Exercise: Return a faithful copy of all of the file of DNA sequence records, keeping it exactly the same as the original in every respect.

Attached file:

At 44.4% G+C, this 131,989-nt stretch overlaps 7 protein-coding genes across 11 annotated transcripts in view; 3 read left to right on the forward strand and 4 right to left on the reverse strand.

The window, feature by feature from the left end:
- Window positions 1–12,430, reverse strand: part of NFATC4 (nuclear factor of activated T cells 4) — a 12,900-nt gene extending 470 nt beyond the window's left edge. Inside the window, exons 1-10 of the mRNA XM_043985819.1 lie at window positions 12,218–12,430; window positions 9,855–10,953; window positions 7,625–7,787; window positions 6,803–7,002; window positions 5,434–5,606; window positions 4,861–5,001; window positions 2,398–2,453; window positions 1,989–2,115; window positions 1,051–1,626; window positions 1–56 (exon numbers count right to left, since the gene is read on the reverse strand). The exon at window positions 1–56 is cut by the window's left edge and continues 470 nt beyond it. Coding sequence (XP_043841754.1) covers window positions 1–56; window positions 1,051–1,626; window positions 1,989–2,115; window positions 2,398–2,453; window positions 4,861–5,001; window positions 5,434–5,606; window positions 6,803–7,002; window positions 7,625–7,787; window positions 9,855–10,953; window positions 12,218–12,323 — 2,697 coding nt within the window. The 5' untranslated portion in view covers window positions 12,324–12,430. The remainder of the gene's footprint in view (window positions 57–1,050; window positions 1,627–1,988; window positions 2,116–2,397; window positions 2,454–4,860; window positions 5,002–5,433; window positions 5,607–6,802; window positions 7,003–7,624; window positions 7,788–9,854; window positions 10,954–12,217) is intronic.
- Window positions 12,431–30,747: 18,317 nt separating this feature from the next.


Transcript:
At 44.4% G+C, this 131,989-nt stretch overlaps 7 protein-coding genes across 11 annotated transcripts in view; 3 read left to right on the forward strand and 4 right to left on the reverse strand.

The window, feature by feature from the left end:
- Window positions 1–12,430, reverse strand: part of NFATC4 (nuclear factor of activated T cells 4) — a 12,900-nt gene extending 470 nt beyond the window's left edge. Inside the window, exons 1-10 of the mRNA XM_043985819.1 lie at window positions 12,218–12,430; window positions 9,855–10,953; window positions 7,625–7,787; window positions 6,803–7,002; window positions 5,434–5,606; window positions 4,861–5,001; window positions 2,398–2,453; window positions 1,989–2,115; window positions 1,051–1,626; window positions 1–56 (exon numbers count right to left, since the gene is read on the reverse strand). The exon at window positions 1–56 is cut by the window's left edge and continues 470 nt beyond it. Coding sequence (XP_043841754.1) covers window positions 1–56; window positions 1,051–1,626; window positions 1,989–2,115; window positions 2,398–2,453; window positions 4,861–5,001; window positions 5,434–5,606; window positions 6,803–7,002; window positions 7,625–7,787; window positions 9,855–10,953; window positions 12,218–12,323 — 2,697 coding nt within the window. The 5' untranslated portion in view covers window positions 12,324–12,430. The remainder of the gene's footprint in view (window positions 57–1,050; window positions 1,627–1,988; window positions 2,116–2,397; window positions 2,454–4,860; window positions 5,002–5,433; window positions 5,607–6,802; window positions 7,003–7,624; window positions 7,788–9,854; window positions 10,954–12,217) is intronic.
- Window positions 12,431–30,747: 18,317 nt separating this feature from the next.